He came up with only one answer. Gurode has played 45 regular-season games at Texas Stadium, but this was his first postseason game there, and he was taken aback by the change in acoustics produced by the playoff crowd. From the beginning, as Gurode called out blocking assignments to his linemates, he was straining to pick up Romo's cadence. Anytime the center can't hear the quarterback clearly, the offense can't start as one. Gurode motioned for the crowd, buzzing over their team's first home playoff game in nine years, to quiet down. But the noise only grew.

"It was the strangest thing," Gurode says. "There was this really loud echo in the stadium that day. There were times in the game I couldn't hear at all. When that happens, the snap is a split-second late. It's not a penalty, but everything is a little bit off."

Of course, the Giants made a lot of good teams appear out of whack last season. Trailing by four points in the fourth quarter, the Cowboys acted like they were down 21. Romo tried to force passes downfield, holding the ball a second longer than usual and giving the Giants more time to come get him. They obliged, blitzing up the middle with linebackers Antonio Pierce and Kawika Mitchell, a preview of the mayhem the Patriots would face three weeks later.

"Romo hadn't seen that kind of pressure all year," says Dallas linebacker Bradie James. "It was a different kind of intensity."

In the postmortem, blame for the defeat was predictably placed on Romo, for going to Mexico with Jessica Simpson during the Cowboys' bye week; on coach Wade Phillips, for letting Romo go to Mexico with Jessica Simpson; and on wide receiver Terrell Owens, for defending Romo's decision to go to Mexico with Jessica Simpson. But criticism was also leveled at the offensive line, a group that is not used to getting much attention—not with Romo, T.O., Tank Johnson, Jerry Jones and now Adam Jones around.

WHEN JERRRY JONES returned from the Super Bowl, and the awkward encounter with Strahan, he had decisions to make about his line. He could let Adams walk as a free agent and slide Davis from right guard to left tackle. But on Feb. 28, the day before the start of free agency, Jones signed Adams to a six-year, $43 million extension, keeping the unit intact. "I think our offensive line is the strength of our team," Jones says.

That's quite a statement, considering who he has at quarterback, at receiver, on the defensive line and in the secondary. But Hudson Houck, the Cowboys' new offensive line coach, believes this group can stack up against the one in the early '90s. And Houck should know. He was the Dallas line coach from 1993 through 2001, when Nate Newton, Erik Williams and Larry Allen were scattering bodies en route to Super Bowls.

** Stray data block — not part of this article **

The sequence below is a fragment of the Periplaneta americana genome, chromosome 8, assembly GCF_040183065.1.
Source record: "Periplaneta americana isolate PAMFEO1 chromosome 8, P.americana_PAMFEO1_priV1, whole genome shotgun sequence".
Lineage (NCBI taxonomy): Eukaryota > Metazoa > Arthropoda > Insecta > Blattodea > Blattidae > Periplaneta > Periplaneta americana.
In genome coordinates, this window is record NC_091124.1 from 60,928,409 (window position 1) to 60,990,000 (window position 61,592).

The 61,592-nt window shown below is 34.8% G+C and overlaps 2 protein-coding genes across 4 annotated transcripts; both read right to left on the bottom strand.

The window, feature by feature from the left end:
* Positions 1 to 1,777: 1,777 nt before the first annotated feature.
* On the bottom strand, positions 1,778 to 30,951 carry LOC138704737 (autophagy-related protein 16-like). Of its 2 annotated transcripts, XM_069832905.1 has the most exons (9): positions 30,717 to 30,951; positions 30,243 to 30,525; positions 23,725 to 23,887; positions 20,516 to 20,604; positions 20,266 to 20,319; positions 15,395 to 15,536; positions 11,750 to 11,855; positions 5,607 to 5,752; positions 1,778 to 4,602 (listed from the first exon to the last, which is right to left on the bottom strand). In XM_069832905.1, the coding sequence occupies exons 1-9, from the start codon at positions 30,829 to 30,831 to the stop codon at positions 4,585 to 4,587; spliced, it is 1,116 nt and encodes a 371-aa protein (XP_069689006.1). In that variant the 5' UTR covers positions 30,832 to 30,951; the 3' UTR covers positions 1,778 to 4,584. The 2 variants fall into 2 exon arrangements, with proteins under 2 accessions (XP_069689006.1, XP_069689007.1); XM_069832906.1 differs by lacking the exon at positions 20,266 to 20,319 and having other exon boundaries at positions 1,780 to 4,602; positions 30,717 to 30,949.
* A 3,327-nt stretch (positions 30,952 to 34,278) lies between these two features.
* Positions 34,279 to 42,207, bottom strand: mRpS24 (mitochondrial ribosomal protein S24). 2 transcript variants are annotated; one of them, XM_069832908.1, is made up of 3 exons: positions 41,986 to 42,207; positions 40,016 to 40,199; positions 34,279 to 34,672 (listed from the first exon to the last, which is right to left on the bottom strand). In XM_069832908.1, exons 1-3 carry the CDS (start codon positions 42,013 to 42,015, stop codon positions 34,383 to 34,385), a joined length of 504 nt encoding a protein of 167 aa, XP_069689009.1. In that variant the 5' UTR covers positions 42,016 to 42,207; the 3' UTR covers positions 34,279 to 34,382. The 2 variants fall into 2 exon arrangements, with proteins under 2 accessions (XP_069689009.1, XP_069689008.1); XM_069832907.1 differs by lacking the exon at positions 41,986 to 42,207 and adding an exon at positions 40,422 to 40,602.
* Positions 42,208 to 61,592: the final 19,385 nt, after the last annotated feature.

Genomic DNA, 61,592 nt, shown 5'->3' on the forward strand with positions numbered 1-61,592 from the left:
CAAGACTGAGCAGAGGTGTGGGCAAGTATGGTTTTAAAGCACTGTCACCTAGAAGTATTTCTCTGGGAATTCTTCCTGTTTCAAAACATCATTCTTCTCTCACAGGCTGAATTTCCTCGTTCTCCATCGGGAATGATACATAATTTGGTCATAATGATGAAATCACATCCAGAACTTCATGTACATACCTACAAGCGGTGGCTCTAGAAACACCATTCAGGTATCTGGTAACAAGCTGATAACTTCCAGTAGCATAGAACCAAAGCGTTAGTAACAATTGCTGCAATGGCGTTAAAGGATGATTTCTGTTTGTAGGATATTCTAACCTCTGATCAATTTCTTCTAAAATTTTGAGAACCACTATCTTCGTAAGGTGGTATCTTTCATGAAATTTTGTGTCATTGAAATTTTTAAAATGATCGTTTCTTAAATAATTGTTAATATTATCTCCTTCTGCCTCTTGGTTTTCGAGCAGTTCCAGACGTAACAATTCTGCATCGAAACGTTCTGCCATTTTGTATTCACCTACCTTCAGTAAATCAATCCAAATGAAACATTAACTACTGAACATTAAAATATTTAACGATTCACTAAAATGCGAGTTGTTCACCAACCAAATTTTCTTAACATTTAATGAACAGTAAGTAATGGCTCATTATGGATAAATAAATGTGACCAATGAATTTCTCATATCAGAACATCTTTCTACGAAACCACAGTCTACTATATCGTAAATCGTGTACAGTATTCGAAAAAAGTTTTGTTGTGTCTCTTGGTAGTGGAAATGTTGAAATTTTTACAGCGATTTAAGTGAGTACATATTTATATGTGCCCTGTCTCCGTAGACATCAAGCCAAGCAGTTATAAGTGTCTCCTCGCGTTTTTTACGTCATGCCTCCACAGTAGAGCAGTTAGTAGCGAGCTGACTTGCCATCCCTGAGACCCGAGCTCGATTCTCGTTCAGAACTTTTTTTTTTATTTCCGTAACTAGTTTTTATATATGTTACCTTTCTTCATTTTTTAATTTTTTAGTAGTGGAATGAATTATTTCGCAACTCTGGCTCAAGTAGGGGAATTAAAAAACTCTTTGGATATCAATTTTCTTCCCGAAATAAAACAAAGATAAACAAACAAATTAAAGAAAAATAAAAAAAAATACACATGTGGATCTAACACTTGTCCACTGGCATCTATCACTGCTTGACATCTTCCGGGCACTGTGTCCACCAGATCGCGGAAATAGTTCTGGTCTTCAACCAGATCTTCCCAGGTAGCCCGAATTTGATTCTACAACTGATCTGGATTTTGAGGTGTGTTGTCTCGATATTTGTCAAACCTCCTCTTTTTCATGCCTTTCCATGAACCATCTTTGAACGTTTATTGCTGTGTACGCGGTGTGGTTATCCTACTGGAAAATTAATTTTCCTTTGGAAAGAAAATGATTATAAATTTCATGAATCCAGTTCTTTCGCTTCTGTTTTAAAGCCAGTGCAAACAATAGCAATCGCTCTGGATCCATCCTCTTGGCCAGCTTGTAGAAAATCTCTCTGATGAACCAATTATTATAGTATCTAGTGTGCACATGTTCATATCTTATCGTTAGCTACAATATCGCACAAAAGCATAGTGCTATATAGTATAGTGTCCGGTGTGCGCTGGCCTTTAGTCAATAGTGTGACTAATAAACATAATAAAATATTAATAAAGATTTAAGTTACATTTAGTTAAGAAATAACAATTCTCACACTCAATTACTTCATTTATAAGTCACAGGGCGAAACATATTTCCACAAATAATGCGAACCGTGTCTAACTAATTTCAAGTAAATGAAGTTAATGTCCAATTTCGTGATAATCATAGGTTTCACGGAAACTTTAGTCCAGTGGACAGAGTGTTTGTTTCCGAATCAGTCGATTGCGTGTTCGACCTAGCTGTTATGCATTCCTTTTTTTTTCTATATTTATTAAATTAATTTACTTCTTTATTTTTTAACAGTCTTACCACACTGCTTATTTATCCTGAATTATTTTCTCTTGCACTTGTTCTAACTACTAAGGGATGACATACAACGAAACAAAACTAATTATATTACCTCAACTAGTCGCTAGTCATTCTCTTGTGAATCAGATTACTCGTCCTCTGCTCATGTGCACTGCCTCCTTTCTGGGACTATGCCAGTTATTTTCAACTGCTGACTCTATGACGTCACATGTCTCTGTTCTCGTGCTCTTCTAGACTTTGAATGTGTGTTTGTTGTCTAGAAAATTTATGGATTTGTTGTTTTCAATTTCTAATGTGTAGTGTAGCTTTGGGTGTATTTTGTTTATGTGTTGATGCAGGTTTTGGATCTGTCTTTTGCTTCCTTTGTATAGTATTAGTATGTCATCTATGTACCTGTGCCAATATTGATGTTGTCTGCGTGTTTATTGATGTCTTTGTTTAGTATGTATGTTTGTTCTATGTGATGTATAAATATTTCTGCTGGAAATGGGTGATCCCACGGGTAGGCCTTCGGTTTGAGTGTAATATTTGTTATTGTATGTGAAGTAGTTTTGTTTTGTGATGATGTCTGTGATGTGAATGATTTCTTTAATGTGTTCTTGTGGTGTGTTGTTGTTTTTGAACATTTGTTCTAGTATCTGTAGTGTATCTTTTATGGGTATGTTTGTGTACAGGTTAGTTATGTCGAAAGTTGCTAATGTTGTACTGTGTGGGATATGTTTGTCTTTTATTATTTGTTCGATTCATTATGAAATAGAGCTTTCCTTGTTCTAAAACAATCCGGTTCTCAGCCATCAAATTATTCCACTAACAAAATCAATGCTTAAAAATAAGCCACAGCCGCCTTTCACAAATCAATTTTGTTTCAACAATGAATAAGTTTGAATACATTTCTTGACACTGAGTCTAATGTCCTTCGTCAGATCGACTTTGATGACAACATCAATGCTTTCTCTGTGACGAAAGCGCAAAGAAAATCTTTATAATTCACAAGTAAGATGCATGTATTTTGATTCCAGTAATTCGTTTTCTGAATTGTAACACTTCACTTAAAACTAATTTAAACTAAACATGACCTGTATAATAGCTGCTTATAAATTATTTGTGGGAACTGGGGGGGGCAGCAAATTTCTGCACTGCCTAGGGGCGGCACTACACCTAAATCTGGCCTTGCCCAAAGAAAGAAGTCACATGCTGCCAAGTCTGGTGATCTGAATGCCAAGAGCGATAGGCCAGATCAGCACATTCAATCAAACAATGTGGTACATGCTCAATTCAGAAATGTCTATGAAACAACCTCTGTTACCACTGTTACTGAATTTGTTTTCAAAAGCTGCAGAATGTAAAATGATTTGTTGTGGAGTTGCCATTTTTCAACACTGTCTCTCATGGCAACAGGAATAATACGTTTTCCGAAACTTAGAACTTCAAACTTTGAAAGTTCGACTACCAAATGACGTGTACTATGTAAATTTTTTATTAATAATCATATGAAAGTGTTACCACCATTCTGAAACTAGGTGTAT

While some NFL teams have trended in recent years toward leaner, quicker lines, the Cowboys have long opted for beef. There is a reason, beyond the intimidation factor. Because Dallas traditionally employs drop-back quarterbacks, and opposing teams try to push the Cowboys guards backward to collapse the pocket, it helps to have a 350-pound guard who is about as hard to move as a cement truck.

The strategy is tested against the Giants. Dallas and New York are a genuine matchup of size versus speed, with Romo in the middle hoping size wins out. After Houck was hired in January, he watched tape of the playoff loss but did not share his observations with the players. "I won't mention it to them because I don't have to," Houck says. "They know. They don't talk about it. But they are thinking about it all the time."

THE COWBOYS line is extraordinarily talented and close-knit. Of the five starters, four were first- or second-round draft picks. But nothing came easily. Adams, who is partially deaf in his right ear, has a tendency to false start. Gurode switched from center to guard and back to center. Davis, drafted at No. 2 by the Cardinals in 2001, did not realize his potential until he arrived in Dallas last season and switched from tackle back to guard.

During the season, the linemen study their game plan together in the hotel on Saturday nights. In the off-season, they attend each other's birthday parties and charity events. But the Giants loss remains a sensitive subject. "Their game is getting in our face," says Kosier, who sprained his right foot in the preseason. "But if we get in their face first, they'll back down."

The first face-off is on Nov. 2 at the Meadowlands, and Dallas will have one obvious advantage. Strahan is now retired, working as an analyst for Fox. The Cowboys should have most of the headliners—Romo and T.O., Tank and the corner formerly known as Pacman, Jessica and Jerry. But if recent history is any guide, the road to redemption will be paved by the lesser-known 'Boys on the line.

OPEN GATEFOLD: SI's ALL-UNIT TEAM

PHOTORUSH JOB Dallas's bulky line handled New York's speed in two games but left Romo vulnerable when it counted most. PHOTO

HOLE YARDS PAR R1 R2 R3 R4